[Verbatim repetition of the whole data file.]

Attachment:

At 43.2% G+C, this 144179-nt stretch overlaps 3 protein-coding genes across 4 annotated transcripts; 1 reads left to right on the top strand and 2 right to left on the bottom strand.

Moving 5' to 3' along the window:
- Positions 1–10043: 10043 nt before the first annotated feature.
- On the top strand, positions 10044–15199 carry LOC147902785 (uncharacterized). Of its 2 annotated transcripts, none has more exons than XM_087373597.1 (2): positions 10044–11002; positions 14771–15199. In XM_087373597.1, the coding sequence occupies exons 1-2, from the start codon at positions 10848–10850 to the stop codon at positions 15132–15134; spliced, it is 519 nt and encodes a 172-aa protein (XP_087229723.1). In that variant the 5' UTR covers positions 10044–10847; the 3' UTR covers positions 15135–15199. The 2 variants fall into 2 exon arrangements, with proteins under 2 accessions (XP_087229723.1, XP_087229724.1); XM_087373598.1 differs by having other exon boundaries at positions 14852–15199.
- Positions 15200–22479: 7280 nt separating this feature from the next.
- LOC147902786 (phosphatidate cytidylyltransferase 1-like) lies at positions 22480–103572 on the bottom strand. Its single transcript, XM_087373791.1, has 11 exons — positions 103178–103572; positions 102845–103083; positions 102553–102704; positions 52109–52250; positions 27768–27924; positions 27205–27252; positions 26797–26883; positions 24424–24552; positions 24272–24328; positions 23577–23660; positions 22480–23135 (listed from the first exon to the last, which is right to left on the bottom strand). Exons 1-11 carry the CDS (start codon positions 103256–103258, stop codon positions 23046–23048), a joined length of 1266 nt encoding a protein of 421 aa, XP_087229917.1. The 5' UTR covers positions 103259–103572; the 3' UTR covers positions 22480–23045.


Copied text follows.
At 43.2% G+C, this 144179-nt stretch overlaps 3 protein-coding genes across 4 annotated transcripts; 1 reads left to right on the top strand and 2 right to left on the bottom strand.

Moving 5' to 3' along the window:
- Positions 1–10043: 10043 nt before the first annotated feature.
- On the top strand, positions 10044–15199 carry LOC147902785 (uncharacterized). Of its 2 annotated transcripts, none has more exons than XM_087373597.1 (2): positions 10044–11002; positions 14771–15199. In XM_087373597.1, the coding sequence occupies exons 1-2, from the start codon at positions 10848–10850 to the stop codon at positions 15132–15134; spliced, it is 519 nt and encodes a 172-aa protein (XP_087229723.1). In that variant the 5' UTR covers positions 10044–10847; the 3' UTR covers positions 15135–15199. The 2 variants fall into 2 exon arrangements, with proteins under 2 accessions (XP_087229723.1, XP_087229724.1); XM_087373598.1 differs by having other exon boundaries at positions 14852–15199.
- Positions 15200–22479: 7280 nt separating this feature from the next.
- LOC147902786 (phosphatidate cytidylyltransferase 1-like) lies at positions 22480–103572 on the bottom strand. Its single transcript, XM_087373791.1, has 11 exons — positions 103178–103572; positions 102845–103083; positions 102553–102704; positions 52109–52250; positions 27768–27924; positions 27205–27252; positions 26797–26883; positions 24424–24552; positions 24272–24328; positions 23577–23660; positions 22480–23135 (listed from the first exon to the last, which is right to left on the bottom strand). Exons 1-11 carry the CDS (start codon positions 103256–103258, stop codon positions 23046–23048), a joined length of 1266 nt encoding a protein of 421 aa, XP_087229917.1. The 5' UTR covers positions 103259–103572; the 3' UTR covers positions 22480–23045.